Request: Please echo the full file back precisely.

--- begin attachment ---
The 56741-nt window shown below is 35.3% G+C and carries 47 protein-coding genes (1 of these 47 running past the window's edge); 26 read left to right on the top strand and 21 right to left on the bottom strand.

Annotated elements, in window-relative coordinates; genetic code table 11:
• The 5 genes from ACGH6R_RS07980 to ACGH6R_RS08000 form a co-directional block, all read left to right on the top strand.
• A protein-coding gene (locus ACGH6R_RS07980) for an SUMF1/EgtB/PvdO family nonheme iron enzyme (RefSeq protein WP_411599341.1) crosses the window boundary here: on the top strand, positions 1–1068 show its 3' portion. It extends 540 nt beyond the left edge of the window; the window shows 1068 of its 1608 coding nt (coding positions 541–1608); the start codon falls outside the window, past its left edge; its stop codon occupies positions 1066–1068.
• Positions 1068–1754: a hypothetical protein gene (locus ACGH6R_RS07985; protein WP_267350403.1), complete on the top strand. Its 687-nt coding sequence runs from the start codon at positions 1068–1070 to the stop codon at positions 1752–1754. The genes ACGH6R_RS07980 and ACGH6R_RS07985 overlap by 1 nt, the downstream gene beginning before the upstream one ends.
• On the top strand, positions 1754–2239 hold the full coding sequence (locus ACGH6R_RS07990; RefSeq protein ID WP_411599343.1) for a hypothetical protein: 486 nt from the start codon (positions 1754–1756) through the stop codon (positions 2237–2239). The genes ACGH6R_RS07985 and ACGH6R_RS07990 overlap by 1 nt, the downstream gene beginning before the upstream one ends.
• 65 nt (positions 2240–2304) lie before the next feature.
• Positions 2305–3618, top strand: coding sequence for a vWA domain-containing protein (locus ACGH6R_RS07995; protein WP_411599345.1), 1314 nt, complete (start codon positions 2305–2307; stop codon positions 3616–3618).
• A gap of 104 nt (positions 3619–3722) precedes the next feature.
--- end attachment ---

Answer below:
The 56741-nt window shown below is 35.3% G+C and carries 47 protein-coding genes (1 of these 47 running past the window's edge); 26 read left to right on the top strand and 21 right to left on the bottom strand.

Annotated elements, in window-relative coordinates; genetic code table 11:
• The 5 genes from ACGH6R_RS07980 to ACGH6R_RS08000 form a co-directional block, all read left to right on the top strand.
• A protein-coding gene (locus ACGH6R_RS07980) for an SUMF1/EgtB/PvdO family nonheme iron enzyme (RefSeq protein WP_411599341.1) crosses the window boundary here: on the top strand, positions 1–1068 show its 3' portion. It extends 540 nt beyond the left edge of the window; the window shows 1068 of its 1608 coding nt (coding positions 541–1608); the start codon falls outside the window, past its left edge; its stop codon occupies positions 1066–1068.
• Positions 1068–1754: a hypothetical protein gene (locus ACGH6R_RS07985; protein WP_267350403.1), complete on the top strand. Its 687-nt coding sequence runs from the start codon at positions 1068–1070 to the stop codon at positions 1752–1754. The genes ACGH6R_RS07980 and ACGH6R_RS07985 overlap by 1 nt, the downstream gene beginning before the upstream one ends.
• On the top strand, positions 1754–2239 hold the full coding sequence (locus ACGH6R_RS07990; RefSeq protein ID WP_411599343.1) for a hypothetical protein: 486 nt from the start codon (positions 1754–1756) through the stop codon (positions 2237–2239). The genes ACGH6R_RS07985 and ACGH6R_RS07990 overlap by 1 nt, the downstream gene beginning before the upstream one ends.
• 65 nt (positions 2240–2304) lie before the next feature.
• Positions 2305–3618, top strand: coding sequence for a vWA domain-containing protein (locus ACGH6R_RS07995; protein WP_411599345.1), 1314 nt, complete (start codon positions 2305–2307; stop codon positions 3616–3618).
• A gap of 104 nt (positions 3619–3722) precedes the next feature.